By Tiffany Dominguez
Some of you may be familiar with the NaNoWriMo website: http://www.nanowrimo.org/. Every year, they host a , where they encourage authors to write a 50,000 word novel in one month. Their stated purpose: "Valuing enthusiasm and perseverance over painstaking craft, NaNoWriMo is a novel-writing program for everyone who has thought fleetingly about writing a novel but has been scared away by the time and effort involved."
A friend of mine and a fellow blogger, Yamile Mendez, took this challenge last year and wrote her first novel. Along the way, she received the following email from Phillip Pulman encouraging the NaNoWriMo participants. This is, hands down, some of the best advice I've read on getting through the difficult parts of the writing process. Enjoy!
"Dear NaNoWriMo author,
You've started a long journey. Congratulations on your resolution and ambition! And the first thing you need to remember is that a long journey can't be treated like a sprint. Take your time.
The second thing you need to remember is that if you want to finish this journey you've begun, you have to keep going. One of the hardest things to do with a novel is to stop writing it for a while, do something else, fulfill this engagement or that commitment or whatever, and pick it up exactly where you left it and carry on as if nothing had happened. You will have changed; the story will have drifted off course, like a sh ip when the engines stop and there's no anchor to keep it in place; when you get back on board, you have to warm the engines up, start the great bulk of the ship moving through the water again, work out your position, check the compass bearing, steer carefully to bring it back on track ... all that energy wasted on doing something that wouldn't have been necessary at all if you'd just kept going!
But once you've established a daily rhythm of work, you'll find it energising and sustaining in itself. Even when it's not going well. This is a strange thing, but I've noticed it many times: a bad day's work is a lot better than no day's work at all. At least if you've written 500 words, or 1000 words, or whatever you discover is your most comfortable daily rate of production, the words are there to work on later. And when you do visit them in a month's time, or whenever it i s, you often find that they're not so bad after all.
The question authors get asked more than any other is "Where do you get your ideas from?" And we all find a way of answering which we hope isn't arrogant or discouraging. What I usually say is "I don't know where they come from, but I know where they come to: they come to my desk, and if I'm not there, they go away again." That's just another way of emphasising the importance of regular work.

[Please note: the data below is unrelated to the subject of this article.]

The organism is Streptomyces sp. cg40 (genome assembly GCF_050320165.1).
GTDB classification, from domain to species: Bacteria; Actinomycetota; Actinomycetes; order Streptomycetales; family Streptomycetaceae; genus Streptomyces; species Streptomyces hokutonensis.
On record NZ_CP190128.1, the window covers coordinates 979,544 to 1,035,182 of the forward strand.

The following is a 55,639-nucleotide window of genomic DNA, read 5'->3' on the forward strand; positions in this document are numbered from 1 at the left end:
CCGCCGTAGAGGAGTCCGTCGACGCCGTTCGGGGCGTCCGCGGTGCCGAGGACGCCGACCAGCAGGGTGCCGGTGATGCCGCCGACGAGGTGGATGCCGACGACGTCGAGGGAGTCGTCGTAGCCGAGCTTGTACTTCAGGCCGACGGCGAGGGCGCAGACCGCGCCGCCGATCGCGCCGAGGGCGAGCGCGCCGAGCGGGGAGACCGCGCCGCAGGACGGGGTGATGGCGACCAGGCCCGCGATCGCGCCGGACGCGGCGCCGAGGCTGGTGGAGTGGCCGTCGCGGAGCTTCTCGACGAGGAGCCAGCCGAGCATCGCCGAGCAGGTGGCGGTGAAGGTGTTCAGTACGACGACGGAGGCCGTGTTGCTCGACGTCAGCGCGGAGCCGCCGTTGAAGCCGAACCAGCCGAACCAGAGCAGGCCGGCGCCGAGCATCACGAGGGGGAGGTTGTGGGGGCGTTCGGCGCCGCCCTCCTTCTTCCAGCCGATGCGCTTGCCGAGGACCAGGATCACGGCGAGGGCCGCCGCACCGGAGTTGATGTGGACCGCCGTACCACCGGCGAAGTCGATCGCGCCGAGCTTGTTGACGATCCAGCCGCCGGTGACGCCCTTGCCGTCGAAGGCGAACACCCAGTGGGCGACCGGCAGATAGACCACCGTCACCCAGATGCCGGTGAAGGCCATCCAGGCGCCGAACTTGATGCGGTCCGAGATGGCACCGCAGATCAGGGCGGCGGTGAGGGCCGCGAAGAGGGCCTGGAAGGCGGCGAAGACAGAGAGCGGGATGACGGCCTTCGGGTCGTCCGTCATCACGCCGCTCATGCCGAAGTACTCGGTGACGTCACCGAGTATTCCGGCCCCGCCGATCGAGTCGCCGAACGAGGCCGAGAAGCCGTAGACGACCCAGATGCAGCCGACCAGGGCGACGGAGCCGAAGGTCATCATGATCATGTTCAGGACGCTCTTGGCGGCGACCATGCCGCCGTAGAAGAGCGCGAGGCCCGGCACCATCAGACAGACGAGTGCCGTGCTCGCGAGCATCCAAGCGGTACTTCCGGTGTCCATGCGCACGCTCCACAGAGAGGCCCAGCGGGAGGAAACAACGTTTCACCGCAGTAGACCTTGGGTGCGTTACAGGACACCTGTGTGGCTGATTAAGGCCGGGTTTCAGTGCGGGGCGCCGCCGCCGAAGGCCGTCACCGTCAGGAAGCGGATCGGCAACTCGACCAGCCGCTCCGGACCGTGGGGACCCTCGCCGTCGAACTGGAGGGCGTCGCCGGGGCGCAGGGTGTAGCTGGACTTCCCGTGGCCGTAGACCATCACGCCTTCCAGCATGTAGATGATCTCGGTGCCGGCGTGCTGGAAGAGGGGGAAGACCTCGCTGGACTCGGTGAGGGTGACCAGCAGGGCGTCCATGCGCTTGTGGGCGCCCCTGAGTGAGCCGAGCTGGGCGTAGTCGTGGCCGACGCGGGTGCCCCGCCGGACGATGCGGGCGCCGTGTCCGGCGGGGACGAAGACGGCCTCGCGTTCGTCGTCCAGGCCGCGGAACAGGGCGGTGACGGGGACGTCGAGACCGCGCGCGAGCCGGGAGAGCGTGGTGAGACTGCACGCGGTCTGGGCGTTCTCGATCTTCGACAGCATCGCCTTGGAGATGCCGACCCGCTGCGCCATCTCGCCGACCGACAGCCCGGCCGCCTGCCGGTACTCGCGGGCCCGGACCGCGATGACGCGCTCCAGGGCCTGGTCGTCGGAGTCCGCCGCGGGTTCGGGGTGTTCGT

You know which page of a novel is the most difficult to write? It's page 70. The first page is easy: it's exciting, it's new, a whole world lies in front of you. The last page is easy: you've got there at last, you know what's going to happen, all you have to do is find a resonant closing sentence. But page 70 is where the misery strikes. All the initial excitement has drained away; you've begun to see all the hideous problems you've set yourself; you are horribly aware of the minute size of your own talent compared to the colossal proportions of the task you've undertaken. That's when you'll want to give up. When I hit page 70 with my very first novel, I thought: I'm never going to finish this. I'll never make it. But then stubbornness set in, and I thought: well, if I reach page 100, that'll be something. If I get there, I reckon I can make it to the end, wherever that is. And 100 is only 30 pages away, and if I write 3 pages every day, I can get there in ten days ... why don't I just try to do that? So I did. It was a terrible novel, but I finished it.
The last thing I'd say to anyo ne who wants to write a novel is not actually a piece of advice, but a question. It's this: are you a reader? Every novelist I know —every novelist I've ever heard of—is, or was, a passionate reader. I don't doubt that someone with determination and energy, but who didn't read for pleasure, who only read for information, could actually write a whole novel if they set their mind to
it and followed a few rules and guidelines; but would it be worth reading? Would it give any pleasure beyond a mechanically c alculated sort? I doubt it. Novels that last and please readers are written because the novelist is intoxicated by the delight and the endlessly renewable joy that comes from engaging with imaginary characters—with story; and that engagement always begins with reading; and if it catches you, it never lets go. Write a novel if you want to win a competition, or impress your friends, or possibly make some money—do so by all means. But if you're not a lover of stories, a passionate and devoted reader, don't expect your novel to please many readers.
On the other hand, if you do love reading, if you cannot imagine going on a journey without a book in your pocket or your bag, if you fret and fidget and become uncomfortable if you're kept away from your reading for too long, if your worst nightmare is to be marooned on a desert island without a book—then take heart: there are plenty of us like you. And if you tell a story that really engages you, we are all potential readers.
Philip Pullman is the award-winning author of the trilogy. You can learn more about him and his work at http://www.philip-pullman.com/."